We also consider the linear SF c(z, e) = cz + sze(X); that is, the effect of uncontrolled confounding changes linearly with the propensity score. In this example, we expect the magnitude of residual confounding to increase with the propensity score (i.e., sz is positive), since children with higher propensity scores are expected to be sicker at baseline. Then cz and cz + sz indicate the lower and upper bounds of c(z, e), respectively. Note that the propensity score is likely to be bounded away from 0 and 1. However, for this specific example, we do not have enough background information to specify the exact boundaries.

In Table 2, we present the results for a set of scenarios in which c1 varies between 0 and 0.3 and s1 varies between 0 and 0.3 − c1 for a given c1, since we do not expect c(1, e) to exceed 0.3. We also consider 3 possible values (i.e., 1.0, 1.5, and 2.0) for the ratio r = c(0, e)/c(1, e). The numbers presented in Table 2 suggest that the results are similar to those shown in Figure 1. The point and interval estimates of the risk difference keep decreasing when c1, s1, or r increases. The more the uncontrolled confounding is assumed to exist, the smaller the risk difference estimates are. With larger values of r, the estimates decrease at an even faster rate. Under certain scenarios, the point estimates of risk difference are negative, indicating a protective effect of daily use on the incidence of uncontrolled asthma during the follow-up period. However, the differences remain statistically insignificant under plausible scenarios.

Table 2.
Estimated Risk Difference for Uncontrolled Asthma According to Treatment Group (Daily Use or Periodic Use of Inhaled Corticosteroids) Among Children With Mild Persistent Asthma, Parent Asthma Communication Experience Study, 2007–2008a

To evaluate the effect of violations of linear structures, we further consider the quadratic SF c(z, e) = cz + sze + qze2. The coefficients (cz, sz, qz) do not have direct interpretations. Their values are determined by the values of the SF at 3 points—for example, c(z, e = 0) (the lower bound), c(z, e = 1) (the upper bound), and c(z, e = 0.5). For each selected (c(z, 0), c(e, 1)), we vary the value of c(z, e = 0.5) between c(1,e=0)+(1/4)[c(1,e=1)c(1,e=0)] and c(1,e=0)+(3/4)[c(1,e=1)c(1,e=0)]. The difference between the middle point c(z, e = 0.5) and (1/2)[c(z,e=0)+c(z,e=1)] indicates the deviation of the SF from linear structures. The results are very similar and thus are not shown here.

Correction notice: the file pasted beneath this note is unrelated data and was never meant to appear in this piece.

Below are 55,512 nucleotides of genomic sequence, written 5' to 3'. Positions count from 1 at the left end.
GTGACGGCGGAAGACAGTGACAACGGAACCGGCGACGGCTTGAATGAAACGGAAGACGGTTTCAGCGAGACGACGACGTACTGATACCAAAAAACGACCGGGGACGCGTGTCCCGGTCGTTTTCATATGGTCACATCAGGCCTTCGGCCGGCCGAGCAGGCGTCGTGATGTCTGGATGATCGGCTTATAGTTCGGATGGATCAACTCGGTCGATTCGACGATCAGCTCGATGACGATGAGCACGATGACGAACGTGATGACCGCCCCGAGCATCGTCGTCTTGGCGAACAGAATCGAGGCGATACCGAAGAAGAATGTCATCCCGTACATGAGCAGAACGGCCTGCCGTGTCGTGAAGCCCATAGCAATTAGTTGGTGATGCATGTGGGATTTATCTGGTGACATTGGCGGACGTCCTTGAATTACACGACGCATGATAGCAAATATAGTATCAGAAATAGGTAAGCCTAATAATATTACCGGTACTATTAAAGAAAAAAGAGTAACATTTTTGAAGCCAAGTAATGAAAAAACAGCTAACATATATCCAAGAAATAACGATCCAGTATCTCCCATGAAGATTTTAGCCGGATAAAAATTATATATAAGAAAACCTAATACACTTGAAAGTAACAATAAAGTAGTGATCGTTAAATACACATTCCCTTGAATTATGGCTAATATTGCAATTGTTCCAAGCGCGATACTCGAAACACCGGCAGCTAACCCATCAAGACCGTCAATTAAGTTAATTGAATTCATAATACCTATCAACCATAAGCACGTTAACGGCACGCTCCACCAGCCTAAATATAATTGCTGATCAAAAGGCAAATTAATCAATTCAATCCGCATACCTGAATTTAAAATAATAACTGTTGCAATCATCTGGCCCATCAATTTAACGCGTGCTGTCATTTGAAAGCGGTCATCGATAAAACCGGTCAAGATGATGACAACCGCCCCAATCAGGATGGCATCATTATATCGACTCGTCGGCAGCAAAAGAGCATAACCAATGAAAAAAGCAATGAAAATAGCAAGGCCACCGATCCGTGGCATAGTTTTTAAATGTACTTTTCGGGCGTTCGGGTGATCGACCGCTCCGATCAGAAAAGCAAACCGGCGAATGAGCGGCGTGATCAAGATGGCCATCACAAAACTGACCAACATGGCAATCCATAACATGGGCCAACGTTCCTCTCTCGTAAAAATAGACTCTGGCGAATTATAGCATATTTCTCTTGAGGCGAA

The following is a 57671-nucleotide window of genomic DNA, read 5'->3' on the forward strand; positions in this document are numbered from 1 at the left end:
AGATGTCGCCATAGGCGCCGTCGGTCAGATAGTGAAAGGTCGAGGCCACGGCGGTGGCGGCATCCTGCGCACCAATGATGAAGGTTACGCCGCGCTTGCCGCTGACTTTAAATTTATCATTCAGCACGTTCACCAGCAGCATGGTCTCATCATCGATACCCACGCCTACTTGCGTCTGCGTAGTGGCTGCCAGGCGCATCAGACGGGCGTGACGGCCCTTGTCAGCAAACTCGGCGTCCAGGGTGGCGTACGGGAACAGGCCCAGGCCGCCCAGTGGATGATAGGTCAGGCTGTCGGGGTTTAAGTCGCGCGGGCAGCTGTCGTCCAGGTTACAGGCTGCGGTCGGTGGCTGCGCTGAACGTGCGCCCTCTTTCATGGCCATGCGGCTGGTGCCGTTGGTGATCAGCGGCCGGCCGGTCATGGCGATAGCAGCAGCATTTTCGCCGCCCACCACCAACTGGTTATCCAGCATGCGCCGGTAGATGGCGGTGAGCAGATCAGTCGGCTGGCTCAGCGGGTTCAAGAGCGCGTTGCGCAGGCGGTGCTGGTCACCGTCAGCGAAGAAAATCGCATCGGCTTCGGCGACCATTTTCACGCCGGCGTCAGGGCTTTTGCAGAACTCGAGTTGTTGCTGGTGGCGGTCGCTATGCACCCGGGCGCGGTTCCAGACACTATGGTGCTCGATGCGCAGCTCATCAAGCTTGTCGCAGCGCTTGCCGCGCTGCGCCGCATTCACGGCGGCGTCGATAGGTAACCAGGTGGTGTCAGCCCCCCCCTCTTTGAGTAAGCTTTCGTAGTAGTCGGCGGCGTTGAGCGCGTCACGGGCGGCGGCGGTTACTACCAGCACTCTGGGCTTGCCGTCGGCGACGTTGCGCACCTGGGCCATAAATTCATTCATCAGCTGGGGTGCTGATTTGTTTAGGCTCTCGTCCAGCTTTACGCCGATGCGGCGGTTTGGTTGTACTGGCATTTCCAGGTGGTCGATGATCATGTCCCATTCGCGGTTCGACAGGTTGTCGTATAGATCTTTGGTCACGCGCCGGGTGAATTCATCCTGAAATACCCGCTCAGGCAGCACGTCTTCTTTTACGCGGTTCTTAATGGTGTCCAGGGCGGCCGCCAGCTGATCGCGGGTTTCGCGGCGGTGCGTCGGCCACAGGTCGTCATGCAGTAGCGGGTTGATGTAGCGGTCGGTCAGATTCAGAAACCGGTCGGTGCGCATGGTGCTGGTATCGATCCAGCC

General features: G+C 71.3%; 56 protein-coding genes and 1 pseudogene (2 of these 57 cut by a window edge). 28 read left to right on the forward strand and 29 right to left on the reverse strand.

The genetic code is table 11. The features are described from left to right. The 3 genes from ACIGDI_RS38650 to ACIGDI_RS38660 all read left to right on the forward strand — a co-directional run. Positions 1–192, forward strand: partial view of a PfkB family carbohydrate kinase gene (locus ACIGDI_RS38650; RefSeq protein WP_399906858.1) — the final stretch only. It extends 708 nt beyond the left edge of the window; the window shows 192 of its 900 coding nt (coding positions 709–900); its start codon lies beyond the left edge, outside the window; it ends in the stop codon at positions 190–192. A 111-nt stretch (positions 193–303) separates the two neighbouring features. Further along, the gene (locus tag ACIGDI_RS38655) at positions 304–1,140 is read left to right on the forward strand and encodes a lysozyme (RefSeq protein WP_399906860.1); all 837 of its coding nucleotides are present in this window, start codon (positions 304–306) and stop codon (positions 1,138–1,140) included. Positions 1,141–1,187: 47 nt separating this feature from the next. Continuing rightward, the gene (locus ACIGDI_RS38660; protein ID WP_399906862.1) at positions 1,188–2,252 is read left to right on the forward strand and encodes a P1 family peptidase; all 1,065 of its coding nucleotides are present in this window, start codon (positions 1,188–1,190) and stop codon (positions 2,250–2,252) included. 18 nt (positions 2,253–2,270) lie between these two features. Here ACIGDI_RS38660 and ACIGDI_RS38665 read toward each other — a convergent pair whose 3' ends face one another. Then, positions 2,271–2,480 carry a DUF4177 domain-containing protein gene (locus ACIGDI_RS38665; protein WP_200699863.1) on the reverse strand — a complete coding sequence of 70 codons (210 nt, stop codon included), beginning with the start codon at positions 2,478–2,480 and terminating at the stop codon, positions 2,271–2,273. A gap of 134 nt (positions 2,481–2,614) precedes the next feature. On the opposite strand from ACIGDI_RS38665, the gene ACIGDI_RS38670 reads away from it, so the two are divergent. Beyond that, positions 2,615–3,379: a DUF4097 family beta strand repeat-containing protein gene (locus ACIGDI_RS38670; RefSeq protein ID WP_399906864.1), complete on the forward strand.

In summary, we conducted a comprehensive sensitivity analysis for the asthma study considering constant, linear, and quadratic SFs and various sets of coefficients. After accounting for possible uncontrolled confounding, the unlikely harmful effect of the daily-use pattern diminishes. The risk difference estimates become negative, suggesting some beneficial effect of the daily-use prescription pattern when c(z, e) is 0.25 or higher. Nevertheless, the differences are statistically insignificant under a wide range of plausible scenarios. Thus, our study population does not exhibit strong evidence supporting the superiority of the daily-use pattern compared with the periodic-use pattern. The results are consistent with some providers’ clinical experience that periodic use of inhaled corticosteroids is effective for selected patients with mild intermittent asthma. The 2007 National Heart, Lung, and Blood Institute guidelines (34) also state that periodic or seasonal treatment is an acceptable option for some children. Several recent clinical trials have demonstrated the effectiveness of periodic inhaled corticosteroid use for selected adult patients with mild persistent asthma (3537). However, to our knowledge, no studies exist for children. The published study on this asthma example (30) provides useful information with which to guide clinical practice for children with asthma. Nonetheless, the results suffer from the bias due to unmeasured confounders. Our sensitivity analysis directly addresses this issue and provides a comprehensive assessment of the 2 use patterns to answer the critical clinical question of interest.


We have introduced a new propensity score-based sensitivity analysis method that uses the SF-corrected IPW estimators to assess the effect of possible uncontrolled confounding in observational studies. As we have shown through its application to an asthma study (30), the new method can be easily adopted to provide valuable insight on the impact of uncontrolled confounding. The SF is a 1-dimensional function of the propensity score. If strong prior information is available, appropriate functional forms and coefficients can be directly imposed. Otherwise, low-order (e.g., linear, quadratic) polynomials are expected to provide reasonably good approximations of continuous 1-dimensional functions. We suggest varying the coefficients over a set of plausible values, which should be determined on the basis of observed data, literature, and subject knowledge. The sensitivity assumptions we made in the analysis were appropriate for our asthma study but may not apply to other settings. These assumptions need to be examined or modified before our method is applied to other studies.